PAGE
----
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Let $(A, \leq)$ be a totally ordered alphabet.

The standardization ${\tt std}(u)$ of a word $u \in A^n$ is the unique permutation of $n$ elements having the same inversions as $u$ (recall that an inversion of a word $u$ of length $n$ is a pair $(i, j)$ such that $1 \leq i < j \leq n$ and $u_i > u_j$; since permutations are words with some constraints, this definition also works for permutations).

For instance, let $A$ be the alphabet $\{a_i : i \in \mathbb{N}\}$ where $a_i \leq a_j$ if and only if $i \leq j$ and $u := a_3a_1a_4a_2a_5a_7a_4a_2a_3$. Then, we have ${\tt std}(u) = 416289735$.

To compute ${\tt std}(u)$, an obvious and naive algorithm consists in scanning $u$ from left to right $n$ times and assigning during the $i$th run the letter $i$ to the smallest not yet considerer letter. Applying this to the above example, we obtain \begin{array} & & a_3 & a_1 & a_4 & a_2 & a_5 & a_7 & a_4 & a_2 & a_3 \\ & & 1 & & & & & & & \\ & & 1 & & 2 & & & & & \\ & & 1 & & 2 & & & & 3 & \\ & 4 & 1 & & 2 & & & & 3 & \\ & 4 & 1 & & 2 & & & & 3 & 5 \\ & 4 & 1 & 6 & 2 & & & & 3 & 5 \\ & 4 & 1 & 6 & 2 & & & 7 & 3 & 5 \\ & 4 & 1 & 6 & 2 & 8 & & 7 & 3 & 5 \\ & 4 & 1 & 6 & 2 & 8 & 9 & 7 & 3 & 5 \\ \end{array} showing, assuming that $\leq$ is computable in constant time complexity, that the time complexity of ${\tt std}$ is $\mathcal{O}(n^2)$.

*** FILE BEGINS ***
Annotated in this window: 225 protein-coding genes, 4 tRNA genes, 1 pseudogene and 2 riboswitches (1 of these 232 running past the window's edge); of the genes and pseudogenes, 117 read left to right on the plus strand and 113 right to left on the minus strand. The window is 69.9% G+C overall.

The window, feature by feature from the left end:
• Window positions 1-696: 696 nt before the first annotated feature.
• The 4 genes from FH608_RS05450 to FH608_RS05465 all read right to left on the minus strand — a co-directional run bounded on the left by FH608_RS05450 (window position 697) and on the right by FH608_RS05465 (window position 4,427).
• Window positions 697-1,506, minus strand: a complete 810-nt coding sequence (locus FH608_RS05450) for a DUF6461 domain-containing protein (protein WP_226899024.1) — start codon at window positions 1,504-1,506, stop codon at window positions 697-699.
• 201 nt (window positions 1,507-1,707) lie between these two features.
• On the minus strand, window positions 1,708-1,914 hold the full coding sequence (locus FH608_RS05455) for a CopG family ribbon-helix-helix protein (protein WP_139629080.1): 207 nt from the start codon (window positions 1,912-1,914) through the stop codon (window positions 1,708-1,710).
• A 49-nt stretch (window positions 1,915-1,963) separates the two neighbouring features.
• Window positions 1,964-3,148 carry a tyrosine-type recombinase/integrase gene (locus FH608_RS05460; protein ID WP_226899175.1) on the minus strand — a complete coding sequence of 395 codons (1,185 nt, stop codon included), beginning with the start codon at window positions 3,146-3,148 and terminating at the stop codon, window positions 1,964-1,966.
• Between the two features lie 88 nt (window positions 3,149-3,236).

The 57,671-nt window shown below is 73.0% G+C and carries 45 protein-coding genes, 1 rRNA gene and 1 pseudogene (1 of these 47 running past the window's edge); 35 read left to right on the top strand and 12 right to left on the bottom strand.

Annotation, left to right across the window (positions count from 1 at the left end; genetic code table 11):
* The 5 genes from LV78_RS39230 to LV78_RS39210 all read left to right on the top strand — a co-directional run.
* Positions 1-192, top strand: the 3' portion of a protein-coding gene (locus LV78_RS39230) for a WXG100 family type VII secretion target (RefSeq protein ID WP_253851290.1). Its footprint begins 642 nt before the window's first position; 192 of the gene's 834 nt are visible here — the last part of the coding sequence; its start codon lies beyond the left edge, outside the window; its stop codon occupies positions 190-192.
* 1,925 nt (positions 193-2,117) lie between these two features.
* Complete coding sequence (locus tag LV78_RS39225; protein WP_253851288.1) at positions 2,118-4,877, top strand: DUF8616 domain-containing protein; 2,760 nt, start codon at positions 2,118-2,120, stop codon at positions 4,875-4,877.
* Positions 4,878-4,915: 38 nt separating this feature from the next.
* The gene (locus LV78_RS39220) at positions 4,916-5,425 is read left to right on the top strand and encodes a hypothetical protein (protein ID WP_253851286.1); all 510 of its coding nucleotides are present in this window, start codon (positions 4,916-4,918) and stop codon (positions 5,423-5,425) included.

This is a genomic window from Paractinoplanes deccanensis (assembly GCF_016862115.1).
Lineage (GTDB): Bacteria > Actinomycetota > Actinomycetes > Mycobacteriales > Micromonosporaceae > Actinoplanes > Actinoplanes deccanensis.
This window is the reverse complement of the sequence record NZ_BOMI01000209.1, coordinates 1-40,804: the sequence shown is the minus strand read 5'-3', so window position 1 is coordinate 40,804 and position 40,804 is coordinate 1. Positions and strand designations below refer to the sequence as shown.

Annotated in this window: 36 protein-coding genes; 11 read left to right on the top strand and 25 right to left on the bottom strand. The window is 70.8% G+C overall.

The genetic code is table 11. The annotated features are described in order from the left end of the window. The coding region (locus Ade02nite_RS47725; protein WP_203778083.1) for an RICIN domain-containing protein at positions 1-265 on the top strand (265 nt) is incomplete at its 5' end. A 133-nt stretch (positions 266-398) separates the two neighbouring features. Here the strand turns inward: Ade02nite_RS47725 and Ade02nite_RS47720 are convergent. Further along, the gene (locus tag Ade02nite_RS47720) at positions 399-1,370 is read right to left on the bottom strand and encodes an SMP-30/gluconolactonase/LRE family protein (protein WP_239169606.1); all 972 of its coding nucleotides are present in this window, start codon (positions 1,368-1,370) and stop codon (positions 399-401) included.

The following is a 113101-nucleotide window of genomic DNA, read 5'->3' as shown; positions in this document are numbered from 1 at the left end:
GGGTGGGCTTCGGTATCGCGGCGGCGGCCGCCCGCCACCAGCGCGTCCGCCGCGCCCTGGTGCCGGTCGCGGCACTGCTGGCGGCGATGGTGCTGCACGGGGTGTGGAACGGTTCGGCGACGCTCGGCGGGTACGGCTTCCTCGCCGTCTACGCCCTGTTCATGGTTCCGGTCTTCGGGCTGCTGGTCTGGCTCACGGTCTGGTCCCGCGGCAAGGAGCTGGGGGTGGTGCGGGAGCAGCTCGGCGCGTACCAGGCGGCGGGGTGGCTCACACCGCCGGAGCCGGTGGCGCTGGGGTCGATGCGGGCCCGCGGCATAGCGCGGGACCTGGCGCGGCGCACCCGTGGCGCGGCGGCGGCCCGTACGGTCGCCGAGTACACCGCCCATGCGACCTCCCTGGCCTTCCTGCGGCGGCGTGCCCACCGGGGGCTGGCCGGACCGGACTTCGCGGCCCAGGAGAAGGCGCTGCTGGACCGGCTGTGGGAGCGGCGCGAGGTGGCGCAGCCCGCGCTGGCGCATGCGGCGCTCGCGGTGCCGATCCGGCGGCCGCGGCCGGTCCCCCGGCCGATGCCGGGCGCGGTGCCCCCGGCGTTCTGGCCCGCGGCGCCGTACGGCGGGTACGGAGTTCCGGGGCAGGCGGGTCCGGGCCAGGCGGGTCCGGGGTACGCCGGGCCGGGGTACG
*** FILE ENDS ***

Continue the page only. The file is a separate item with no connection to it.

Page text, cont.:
We can do better by using any stable sorting algorithm. The question is what is the best time complexity to compute the standardization of a word ?

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    $\begingroup$ How do you define the inversion of a word $u$? It seems that any stable sorting algorithm will do. en.wikipedia.org/wiki/Sorting_algorithm#Stability $\endgroup$ – Yoshio Okamoto Feb 15 '13 at 23:51
  • $\begingroup$ I just have edited my question by extending the notion of inversion for words. $\endgroup$ – Samuele Giraudo Feb 16 '13 at 10:08
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    $\begingroup$ I agree that any stable sorting algorithm will work. $\endgroup$ – Jeffε Feb 16 '13 at 16:58
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    $\begingroup$ This question is equivalent to producing the permutation corresponding to the stably sorted version of a given sequence, and therefore it cannot be solved faster than stable sorting. $\endgroup$ – Tsuyoshi Ito Feb 16 '13 at 20:03

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